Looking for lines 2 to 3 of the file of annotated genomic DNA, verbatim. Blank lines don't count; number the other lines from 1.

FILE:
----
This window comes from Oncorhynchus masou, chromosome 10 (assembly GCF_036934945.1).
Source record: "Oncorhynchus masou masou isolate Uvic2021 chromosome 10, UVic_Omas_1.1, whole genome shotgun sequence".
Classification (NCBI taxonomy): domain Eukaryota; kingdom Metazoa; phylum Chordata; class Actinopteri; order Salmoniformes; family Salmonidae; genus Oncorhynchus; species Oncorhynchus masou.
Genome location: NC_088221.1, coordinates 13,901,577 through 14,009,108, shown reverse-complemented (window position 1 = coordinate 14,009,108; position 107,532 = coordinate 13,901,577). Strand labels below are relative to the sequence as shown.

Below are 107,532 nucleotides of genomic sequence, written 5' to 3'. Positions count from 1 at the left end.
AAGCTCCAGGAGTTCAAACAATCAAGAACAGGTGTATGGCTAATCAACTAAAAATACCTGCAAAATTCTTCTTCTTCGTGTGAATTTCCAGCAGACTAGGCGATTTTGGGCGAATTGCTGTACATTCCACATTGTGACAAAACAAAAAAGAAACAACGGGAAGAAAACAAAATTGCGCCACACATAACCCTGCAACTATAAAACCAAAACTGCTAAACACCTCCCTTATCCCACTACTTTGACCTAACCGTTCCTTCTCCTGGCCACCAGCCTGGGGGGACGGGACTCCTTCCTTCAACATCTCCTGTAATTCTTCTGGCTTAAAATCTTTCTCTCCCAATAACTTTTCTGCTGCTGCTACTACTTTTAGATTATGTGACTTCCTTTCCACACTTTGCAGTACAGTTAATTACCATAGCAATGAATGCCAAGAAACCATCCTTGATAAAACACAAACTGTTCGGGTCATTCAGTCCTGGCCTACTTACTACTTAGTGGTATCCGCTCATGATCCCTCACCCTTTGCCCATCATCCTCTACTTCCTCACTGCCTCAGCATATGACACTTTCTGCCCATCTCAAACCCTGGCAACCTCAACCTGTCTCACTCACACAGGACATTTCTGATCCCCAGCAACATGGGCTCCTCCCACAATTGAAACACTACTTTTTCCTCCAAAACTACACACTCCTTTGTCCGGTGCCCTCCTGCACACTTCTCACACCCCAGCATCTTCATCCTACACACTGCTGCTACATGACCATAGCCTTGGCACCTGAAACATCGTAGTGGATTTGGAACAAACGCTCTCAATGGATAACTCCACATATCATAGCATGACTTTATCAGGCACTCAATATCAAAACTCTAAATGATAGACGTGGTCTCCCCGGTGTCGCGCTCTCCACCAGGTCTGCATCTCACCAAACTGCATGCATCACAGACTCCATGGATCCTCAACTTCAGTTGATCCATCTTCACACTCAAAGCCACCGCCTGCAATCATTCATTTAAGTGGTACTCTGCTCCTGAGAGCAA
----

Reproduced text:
Source record: "Oncorhynchus masou masou isolate Uvic2021 chromosome 10, UVic_Omas_1.1, whole genome shotgun sequence".
Classification (NCBI taxonomy): domain Eukaryota; kingdom Metazoa; phylum Chordata; class Actinopteri; order Salmoniformes; family Salmonidae; genus Oncorhynchus; species Oncorhynchus masou.